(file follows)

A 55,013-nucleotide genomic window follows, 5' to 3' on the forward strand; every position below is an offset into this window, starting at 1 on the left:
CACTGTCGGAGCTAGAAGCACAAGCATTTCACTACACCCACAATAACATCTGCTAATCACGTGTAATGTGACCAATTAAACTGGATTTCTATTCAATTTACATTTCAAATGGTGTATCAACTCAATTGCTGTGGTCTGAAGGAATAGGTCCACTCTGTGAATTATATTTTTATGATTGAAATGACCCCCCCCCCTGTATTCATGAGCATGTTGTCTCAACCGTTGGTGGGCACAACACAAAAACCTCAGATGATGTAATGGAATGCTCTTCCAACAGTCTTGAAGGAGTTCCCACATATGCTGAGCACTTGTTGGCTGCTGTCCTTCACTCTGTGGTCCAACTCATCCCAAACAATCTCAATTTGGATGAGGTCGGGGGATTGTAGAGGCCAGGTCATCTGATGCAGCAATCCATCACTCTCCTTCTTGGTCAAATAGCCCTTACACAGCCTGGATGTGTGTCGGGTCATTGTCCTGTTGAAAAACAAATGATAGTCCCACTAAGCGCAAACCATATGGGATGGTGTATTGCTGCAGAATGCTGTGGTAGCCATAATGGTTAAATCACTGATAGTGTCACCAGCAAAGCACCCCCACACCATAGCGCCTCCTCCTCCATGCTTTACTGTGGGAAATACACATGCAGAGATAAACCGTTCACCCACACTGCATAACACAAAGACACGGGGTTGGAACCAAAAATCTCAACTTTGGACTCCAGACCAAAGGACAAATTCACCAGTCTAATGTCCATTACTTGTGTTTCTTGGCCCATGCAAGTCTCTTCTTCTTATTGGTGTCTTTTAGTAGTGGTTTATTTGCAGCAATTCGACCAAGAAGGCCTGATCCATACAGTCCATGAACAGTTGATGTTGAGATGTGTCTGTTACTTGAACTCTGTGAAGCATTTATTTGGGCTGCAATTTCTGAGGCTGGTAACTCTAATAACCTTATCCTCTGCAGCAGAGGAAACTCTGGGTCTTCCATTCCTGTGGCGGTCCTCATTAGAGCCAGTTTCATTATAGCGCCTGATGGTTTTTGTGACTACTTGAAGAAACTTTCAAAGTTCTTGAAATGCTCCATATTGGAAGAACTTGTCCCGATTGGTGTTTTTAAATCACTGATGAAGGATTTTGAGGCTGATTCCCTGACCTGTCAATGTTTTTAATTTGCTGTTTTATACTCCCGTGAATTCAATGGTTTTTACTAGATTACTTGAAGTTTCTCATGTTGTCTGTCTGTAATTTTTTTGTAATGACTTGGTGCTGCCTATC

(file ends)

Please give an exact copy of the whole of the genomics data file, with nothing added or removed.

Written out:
A 55,013-nucleotide genomic window follows, 5' to 3' on the forward strand; every position below is an offset into this window, starting at 1 on the left:
CACTGTCGGAGCTAGAAGCACAAGCATTTCACTACACCCACAATAACATCTGCTAATCACGTGTAATGTGACCAATTAAACTGGATTTCTATTCAATTTACATTTCAAATGGTGTATCAACTCAATTGCTGTGGTCTGAAGGAATAGGTCCACTCTGTGAATTATATTTTTATGATTGAAATGACCCCCCCCCCTGTATTCATGAGCATGTTGTCTCAACCGTTGGTGGGCACAACACAAAAACCTCAGATGATGTAATGGAATGCTCTTCCAACAGTCTTGAAGGAGTTCCCACATATGCTGAGCACTTGTTGGCTGCTGTCCTTCACTCTGTGGTCCAACTCATCCCAAACAATCTCAATTTGGATGAGGTCGGGGGATTGTAGAGGCCAGGTCATCTGATGCAGCAATCCATCACTCTCCTTCTTGGTCAAATAGCCCTTACACAGCCTGGATGTGTGTCGGGTCATTGTCCTGTTGAAAAACAAATGATAGTCCCACTAAGCGCAAACCATATGGGATGGTGTATTGCTGCAGAATGCTGTGGTAGCCATAATGGTTAAATCACTGATAGTGTCACCAGCAAAGCACCCCCACACCATAGCGCCTCCTCCTCCATGCTTTACTGTGGGAAATACACATGCAGAGATAAACCGTTCACCCACACTGCATAACACAAAGACACGGGGTTGGAACCAAAAATCTCAACTTTGGACTCCAGACCAAAGGACAAATTCACCAGTCTAATGTCCATTACTTGTGTTTCTTGGCCCATGCAAGTCTCTTCTTCTTATTGGTGTCTTTTAGTAGTGGTTTATTTGCAGCAATTCGACCAAGAAGGCCTGATCCATACAGTCCATGAACAGTTGATGTTGAGATGTGTCTGTTACTTGAACTCTGTGAAGCATTTATTTGGGCTGCAATTTCTGAGGCTGGTAACTCTAATAACCTTATCCTCTGCAGCAGAGGAAACTCTGGGTCTTCCATTCCTGTGGCGGTCCTCATTAGAGCCAGTTTCATTATAGCGCCTGATGGTTTTTGTGACTACTTGAAGAAACTTTCAAAGTTCTTGAAATGCTCCATATTGGAAGAACTTGTCCCGATTGGTGTTTTTAAATCACTGATGAAGGATTTTGAGGCTGATTCCCTGACCTGTCAATGTTTTTAATTTGCTGTTTTATACTCCCGTGAATTCAATGGTTTTTACTAGATTACTTGAAGTTTCTCATGTTGTCTGTCTGTAATTTTTTTGTAATGACTTGGTGCTGCCTATC